Escape from N’Awlins
Some of the images coming out of New Orleans in the last few days would not look out of place in a Hollywood disaster movie, and it would not surprise me terribly if one were to arrive in a year or so. All the people who were able to leave did so in time, leaving the poor, indolent, ill or disabled, and those with personal reasons to stay, such as watching over loved ones or pets.
There are textbooks to be written about the events that followed, psychological analyses of how the dregs of society cope when cooped up in an astroturf pressure cooker. The lack of basic common sense principles, such as the idea that you stop using a toilet once it has overflowed, and go outside instead. How about not firing guns at National Guard helicopters bringing you food and water?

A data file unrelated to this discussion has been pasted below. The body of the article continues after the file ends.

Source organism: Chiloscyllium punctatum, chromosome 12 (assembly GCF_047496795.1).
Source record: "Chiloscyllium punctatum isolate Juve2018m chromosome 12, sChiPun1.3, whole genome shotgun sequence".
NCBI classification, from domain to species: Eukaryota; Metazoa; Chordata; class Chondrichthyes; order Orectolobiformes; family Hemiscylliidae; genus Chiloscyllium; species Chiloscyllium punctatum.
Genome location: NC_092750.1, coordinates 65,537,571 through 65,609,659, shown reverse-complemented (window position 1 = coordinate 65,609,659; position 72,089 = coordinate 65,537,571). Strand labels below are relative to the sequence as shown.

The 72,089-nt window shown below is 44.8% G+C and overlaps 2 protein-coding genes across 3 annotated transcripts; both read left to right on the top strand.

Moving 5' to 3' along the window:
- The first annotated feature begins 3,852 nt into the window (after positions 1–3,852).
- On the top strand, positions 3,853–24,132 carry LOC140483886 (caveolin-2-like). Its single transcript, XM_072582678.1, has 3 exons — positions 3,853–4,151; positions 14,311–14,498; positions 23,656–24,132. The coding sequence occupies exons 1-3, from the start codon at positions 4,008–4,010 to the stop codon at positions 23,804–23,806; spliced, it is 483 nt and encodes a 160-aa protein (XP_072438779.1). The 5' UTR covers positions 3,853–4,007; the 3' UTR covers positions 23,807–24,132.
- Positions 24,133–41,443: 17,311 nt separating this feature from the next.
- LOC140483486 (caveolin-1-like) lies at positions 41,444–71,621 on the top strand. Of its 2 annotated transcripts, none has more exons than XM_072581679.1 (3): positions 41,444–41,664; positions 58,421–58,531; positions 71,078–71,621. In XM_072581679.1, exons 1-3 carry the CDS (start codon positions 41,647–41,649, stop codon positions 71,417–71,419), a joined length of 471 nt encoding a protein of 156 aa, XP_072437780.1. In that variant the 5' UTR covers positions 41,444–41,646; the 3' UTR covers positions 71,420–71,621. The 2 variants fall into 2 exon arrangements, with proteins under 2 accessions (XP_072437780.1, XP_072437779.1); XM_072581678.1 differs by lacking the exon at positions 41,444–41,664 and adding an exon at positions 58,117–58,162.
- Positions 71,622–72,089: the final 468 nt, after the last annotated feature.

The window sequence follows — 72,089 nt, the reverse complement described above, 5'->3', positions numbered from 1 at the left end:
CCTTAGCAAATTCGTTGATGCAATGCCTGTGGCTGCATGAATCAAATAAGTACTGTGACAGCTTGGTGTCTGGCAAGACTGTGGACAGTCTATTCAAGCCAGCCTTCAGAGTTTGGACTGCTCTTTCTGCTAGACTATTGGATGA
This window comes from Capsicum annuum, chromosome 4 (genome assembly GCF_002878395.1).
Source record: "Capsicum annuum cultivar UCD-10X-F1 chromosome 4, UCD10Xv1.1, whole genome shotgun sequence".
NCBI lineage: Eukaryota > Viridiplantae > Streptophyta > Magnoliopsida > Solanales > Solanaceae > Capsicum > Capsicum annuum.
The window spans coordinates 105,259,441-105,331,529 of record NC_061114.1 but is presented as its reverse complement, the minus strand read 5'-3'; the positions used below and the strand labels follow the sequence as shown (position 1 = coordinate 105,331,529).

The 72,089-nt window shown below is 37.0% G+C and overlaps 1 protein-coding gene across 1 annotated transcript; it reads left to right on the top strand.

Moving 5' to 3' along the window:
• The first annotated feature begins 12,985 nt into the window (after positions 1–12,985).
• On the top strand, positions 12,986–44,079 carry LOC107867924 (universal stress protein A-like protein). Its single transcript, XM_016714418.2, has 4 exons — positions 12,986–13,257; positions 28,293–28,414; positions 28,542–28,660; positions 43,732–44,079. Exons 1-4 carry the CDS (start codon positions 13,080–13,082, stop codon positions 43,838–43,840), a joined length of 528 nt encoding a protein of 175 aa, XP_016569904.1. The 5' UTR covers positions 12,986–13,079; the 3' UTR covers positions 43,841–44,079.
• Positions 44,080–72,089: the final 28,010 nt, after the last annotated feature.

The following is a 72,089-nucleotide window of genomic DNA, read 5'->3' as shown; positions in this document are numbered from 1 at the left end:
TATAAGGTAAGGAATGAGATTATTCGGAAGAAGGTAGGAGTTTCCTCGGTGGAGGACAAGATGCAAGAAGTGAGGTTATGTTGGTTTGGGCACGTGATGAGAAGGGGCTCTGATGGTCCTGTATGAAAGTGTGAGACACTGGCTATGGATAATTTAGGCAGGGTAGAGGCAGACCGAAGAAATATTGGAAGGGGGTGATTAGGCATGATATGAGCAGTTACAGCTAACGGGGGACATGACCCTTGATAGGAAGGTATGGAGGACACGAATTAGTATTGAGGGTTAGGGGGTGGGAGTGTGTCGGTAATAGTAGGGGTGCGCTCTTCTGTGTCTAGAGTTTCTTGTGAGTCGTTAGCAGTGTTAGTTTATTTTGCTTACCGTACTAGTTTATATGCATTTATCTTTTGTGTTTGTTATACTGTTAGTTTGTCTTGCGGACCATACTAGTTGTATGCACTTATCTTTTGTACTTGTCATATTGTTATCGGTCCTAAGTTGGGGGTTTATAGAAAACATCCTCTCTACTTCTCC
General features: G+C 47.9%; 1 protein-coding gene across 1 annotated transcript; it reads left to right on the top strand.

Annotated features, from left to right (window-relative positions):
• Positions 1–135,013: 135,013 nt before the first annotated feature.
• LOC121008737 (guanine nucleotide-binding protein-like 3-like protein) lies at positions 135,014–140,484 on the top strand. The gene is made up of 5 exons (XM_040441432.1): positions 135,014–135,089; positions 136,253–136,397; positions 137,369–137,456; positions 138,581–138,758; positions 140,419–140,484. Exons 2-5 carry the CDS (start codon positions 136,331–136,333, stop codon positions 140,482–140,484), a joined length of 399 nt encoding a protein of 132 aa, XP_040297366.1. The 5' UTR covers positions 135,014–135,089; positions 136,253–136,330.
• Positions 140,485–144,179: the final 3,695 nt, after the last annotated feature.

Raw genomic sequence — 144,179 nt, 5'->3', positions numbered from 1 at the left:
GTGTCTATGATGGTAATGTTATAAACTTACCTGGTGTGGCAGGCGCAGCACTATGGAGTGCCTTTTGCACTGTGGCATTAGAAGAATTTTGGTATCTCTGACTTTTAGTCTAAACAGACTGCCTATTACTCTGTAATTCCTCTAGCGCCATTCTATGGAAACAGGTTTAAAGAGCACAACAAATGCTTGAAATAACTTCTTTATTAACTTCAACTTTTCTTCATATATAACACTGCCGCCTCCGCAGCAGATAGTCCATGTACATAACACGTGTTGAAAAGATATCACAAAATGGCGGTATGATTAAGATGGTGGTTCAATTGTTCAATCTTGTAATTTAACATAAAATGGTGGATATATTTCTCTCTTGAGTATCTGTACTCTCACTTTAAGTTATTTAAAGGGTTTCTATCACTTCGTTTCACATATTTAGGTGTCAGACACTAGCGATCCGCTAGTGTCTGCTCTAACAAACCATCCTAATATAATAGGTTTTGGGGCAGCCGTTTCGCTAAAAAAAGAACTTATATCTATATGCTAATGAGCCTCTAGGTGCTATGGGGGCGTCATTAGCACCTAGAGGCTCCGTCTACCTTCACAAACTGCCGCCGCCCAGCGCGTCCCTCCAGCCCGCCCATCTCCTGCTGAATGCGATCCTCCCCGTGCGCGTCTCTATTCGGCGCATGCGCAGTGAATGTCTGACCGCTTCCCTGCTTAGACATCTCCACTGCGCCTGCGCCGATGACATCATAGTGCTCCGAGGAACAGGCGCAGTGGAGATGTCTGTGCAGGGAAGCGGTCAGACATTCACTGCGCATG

What about the city itself? Most of it below sea level, in a hurricane zone, reliant on electric pumps to keep the drains and sewers flowing? Always at risk of a repeat attack by Big Momma Nature, possibly this year. So it was Home to thousands of people, but its position is untenable, and may be a mere memory within my lifetime.
Here’s a useful article on the geography of New Orleans, with some of the history of how it came to be that way. It ends on a mundanely chilling note I had not thought of before reading it: if the Mississippi wants to change its course as a result of the broken levees, taking it through the current city centre: the US Army Corps of Engineers may have something to say about that, but it will be incredibly difficult to push the Old Man away from an area located below sea level, if He has already taken it over. It might not be worth it.